A person can dress modestly and still have pride. They can adorn their hair with pride or wear fancy looking dresses, for example. They can gaze at themselves in the mirror before church and admire themselves no matter how long their shirt sleeves are.
See what I mean? A person might be pressured socially to wear a certain length sleeve and to refrain from wearing pants, but that social pressure is not the same thing as personal conviction from the Holy Spirit.
Who is righteous? The person who has received personal conviction to dress with modesty–and humility–or the person who adheres to an ideal of modesty legalistically yet this person still has issues of immodesty or pride in their hearts?
The first might not wear long sleeve shirts, but their heart is better convicted than the other. Yet, the first is judged unrighteous and cast away from fellowship.
See the problem?
A Christian who follows Jesus and seeks Him sincerely will be convicted of many things and encouraged to a more righteous life. This is a conviction of the Holy Spirit that begins with the mind, travels towards the heart, and becomes fruitful outwardly. The outward fruit is not legalism.
On the other hand, if we take our convictions and place them on others legalistically, they may conform out of a sense of obligation or social pressure. They make the outside of the cup clean, according to the law, but this “wild fruit” is not as pleasing to the Lord because there could be heart issues left unresolved.
The Lord can appreciate their desire to be obedient, as I do. So, we do not judge them too harshly. Yet, if we know better, should we join in with them?
There are many reasons why Christians go to church. Many good reasons.
I know someone who likes church because his life is so busy that he likes to have that time of focusing on nothing but Jesus. Work does not matter for those hours. Family problems do not matter for those hours. Cast it all on Jesus, look for ways to become inspired to live a better Christian life through the preaching given, and enjoy some time free from distractions of this life.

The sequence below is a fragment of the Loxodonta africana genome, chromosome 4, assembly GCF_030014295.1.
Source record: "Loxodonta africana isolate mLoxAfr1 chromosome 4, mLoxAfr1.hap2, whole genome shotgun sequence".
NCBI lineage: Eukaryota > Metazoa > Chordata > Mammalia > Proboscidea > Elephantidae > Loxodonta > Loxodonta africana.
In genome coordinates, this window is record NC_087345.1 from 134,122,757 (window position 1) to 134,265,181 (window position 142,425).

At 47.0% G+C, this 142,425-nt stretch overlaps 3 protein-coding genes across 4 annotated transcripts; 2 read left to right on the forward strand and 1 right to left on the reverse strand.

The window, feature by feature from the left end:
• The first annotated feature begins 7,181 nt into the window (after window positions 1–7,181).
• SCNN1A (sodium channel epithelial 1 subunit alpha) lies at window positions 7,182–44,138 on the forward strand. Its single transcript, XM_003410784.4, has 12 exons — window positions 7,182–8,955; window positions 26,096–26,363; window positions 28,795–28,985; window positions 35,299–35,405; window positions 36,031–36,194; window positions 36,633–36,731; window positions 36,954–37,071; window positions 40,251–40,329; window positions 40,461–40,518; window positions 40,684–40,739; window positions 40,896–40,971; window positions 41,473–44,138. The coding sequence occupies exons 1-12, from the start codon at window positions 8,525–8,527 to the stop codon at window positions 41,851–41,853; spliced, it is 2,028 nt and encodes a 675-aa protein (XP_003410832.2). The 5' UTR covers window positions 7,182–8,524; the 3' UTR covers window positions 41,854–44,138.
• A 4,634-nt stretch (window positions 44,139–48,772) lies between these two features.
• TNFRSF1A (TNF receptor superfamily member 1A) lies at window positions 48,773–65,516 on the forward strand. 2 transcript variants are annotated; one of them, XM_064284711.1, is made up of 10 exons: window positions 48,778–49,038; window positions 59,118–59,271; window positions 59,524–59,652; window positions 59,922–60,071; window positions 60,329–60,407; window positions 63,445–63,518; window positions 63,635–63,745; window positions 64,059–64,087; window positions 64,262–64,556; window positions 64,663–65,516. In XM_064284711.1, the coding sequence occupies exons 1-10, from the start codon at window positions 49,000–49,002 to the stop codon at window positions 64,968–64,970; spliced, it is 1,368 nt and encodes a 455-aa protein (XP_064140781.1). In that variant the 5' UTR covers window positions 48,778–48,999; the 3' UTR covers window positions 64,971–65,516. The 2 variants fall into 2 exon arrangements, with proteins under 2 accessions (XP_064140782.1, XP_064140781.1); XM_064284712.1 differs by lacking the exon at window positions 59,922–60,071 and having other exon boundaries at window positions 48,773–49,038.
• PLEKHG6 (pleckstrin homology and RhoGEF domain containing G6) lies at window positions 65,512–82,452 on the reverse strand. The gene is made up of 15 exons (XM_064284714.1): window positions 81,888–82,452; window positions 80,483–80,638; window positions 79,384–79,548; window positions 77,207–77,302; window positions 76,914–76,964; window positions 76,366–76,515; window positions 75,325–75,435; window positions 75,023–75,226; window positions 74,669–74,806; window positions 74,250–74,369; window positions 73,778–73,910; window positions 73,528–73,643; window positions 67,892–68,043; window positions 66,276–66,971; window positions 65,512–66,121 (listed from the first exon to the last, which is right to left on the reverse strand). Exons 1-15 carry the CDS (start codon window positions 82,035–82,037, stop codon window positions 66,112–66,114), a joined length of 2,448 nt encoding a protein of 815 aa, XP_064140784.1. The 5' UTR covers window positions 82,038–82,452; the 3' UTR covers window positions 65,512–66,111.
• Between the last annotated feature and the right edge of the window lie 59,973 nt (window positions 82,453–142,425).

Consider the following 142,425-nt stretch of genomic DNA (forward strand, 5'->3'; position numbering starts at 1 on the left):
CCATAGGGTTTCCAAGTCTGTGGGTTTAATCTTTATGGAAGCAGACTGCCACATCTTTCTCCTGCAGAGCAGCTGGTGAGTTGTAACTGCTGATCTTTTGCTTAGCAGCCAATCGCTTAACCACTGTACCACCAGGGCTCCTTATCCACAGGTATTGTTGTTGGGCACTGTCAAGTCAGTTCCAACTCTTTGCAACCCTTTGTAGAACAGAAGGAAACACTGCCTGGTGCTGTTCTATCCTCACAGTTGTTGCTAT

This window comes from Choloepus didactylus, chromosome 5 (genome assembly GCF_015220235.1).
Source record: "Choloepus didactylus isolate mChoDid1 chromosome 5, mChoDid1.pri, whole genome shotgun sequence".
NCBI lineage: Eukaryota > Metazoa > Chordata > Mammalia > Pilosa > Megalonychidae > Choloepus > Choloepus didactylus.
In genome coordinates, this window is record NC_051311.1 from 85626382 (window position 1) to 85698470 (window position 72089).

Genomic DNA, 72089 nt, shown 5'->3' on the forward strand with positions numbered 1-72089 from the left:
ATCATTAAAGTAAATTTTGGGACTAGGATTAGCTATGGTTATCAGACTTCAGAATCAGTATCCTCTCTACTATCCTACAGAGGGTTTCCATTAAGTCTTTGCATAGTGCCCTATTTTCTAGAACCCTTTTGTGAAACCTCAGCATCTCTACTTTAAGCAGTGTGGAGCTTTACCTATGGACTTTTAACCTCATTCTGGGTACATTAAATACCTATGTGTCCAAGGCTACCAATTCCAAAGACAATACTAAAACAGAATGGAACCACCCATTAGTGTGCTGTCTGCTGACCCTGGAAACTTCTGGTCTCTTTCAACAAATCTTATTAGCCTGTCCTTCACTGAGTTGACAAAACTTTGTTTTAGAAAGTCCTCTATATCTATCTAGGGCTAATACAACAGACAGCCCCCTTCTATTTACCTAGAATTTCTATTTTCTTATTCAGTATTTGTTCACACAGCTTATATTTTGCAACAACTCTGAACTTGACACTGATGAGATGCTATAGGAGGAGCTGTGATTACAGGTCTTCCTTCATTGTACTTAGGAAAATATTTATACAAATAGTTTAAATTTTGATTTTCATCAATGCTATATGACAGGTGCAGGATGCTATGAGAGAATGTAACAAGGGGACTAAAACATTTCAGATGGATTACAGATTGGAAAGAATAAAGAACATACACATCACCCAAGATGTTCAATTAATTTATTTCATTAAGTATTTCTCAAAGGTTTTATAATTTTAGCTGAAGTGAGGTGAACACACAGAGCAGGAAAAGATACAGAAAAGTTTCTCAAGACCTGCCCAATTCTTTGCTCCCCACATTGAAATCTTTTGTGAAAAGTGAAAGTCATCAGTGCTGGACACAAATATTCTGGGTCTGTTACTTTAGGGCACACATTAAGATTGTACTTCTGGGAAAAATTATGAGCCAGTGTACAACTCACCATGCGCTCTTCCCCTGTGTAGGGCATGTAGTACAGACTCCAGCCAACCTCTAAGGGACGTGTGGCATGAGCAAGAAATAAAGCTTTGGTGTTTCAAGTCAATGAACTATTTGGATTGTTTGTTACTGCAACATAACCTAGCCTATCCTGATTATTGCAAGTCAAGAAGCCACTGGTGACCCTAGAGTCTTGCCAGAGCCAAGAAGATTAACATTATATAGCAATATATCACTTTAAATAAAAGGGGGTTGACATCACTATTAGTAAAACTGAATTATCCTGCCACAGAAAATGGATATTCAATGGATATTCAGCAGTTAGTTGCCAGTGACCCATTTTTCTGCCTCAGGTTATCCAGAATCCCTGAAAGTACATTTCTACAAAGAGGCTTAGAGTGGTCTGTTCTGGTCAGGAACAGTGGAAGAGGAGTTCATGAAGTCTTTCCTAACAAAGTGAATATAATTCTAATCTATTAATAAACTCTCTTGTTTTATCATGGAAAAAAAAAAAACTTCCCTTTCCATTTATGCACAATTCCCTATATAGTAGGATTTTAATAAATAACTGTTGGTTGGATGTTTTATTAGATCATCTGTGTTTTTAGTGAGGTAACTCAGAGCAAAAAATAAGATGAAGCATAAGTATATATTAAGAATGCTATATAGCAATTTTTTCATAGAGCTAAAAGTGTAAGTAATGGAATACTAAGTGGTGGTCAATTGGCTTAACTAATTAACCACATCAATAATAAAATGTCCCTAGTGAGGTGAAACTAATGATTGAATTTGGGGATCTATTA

I get that. I get the need for fellowship. I get that many who do not attend church refrain because they do not want to be convicted of sin or they are too busy with this life to take time out for Jesus. I get that many who do not attend church are very worldly Christians. Yet, it is unfair to judge all who refrain from traditional church going as being worldly. Many refuse church because they see it all the same way that I do.
Even so, for many, going to church helps a great deal and does encourage real fruitfulness. I don’t despise any of them, but I do hate the legalism.
I hate it because it neglects the greater moral issues of the heart. I hate it because it sets an idea up as “king” instead of Jesus. I hate it because it leads to pride, fuels division, and causes every denomination to judge one another unrighteously. I hate it because there are many like myself who have no place to go because we cannot conform to the laws of man.
Will I keep going to this church? After-all, it’s just a matter of shirt sleeves and baptism, right? There are other things, but love for the brethren and fellowship is important.
I don’t know what I will do yet. I think I will leave, because if I don’t, I will be forced to at some point. It’s inevitable.
“They will force you out of their synagogues. The time comes, that every man who kills you will think that he does God’s service.”
The horsemen at work.
It is a sad thing, but the Lord is in control. His ways are not our ways, and His mercy extends to Christians of all stripes. We should strive to be the same way. I cannot bow to the culture, but, I can have compassion and refrain from making judgments I don’t have the authority to make.
I can follow my own convictions, live the Christian life, let the light of Jesus shine in measure to what is given to me, and trust the Holy Spirit to convict the hearts of others. I will not lay law down on people legalistically, and I cannot join with those who do. Legalism is a trap.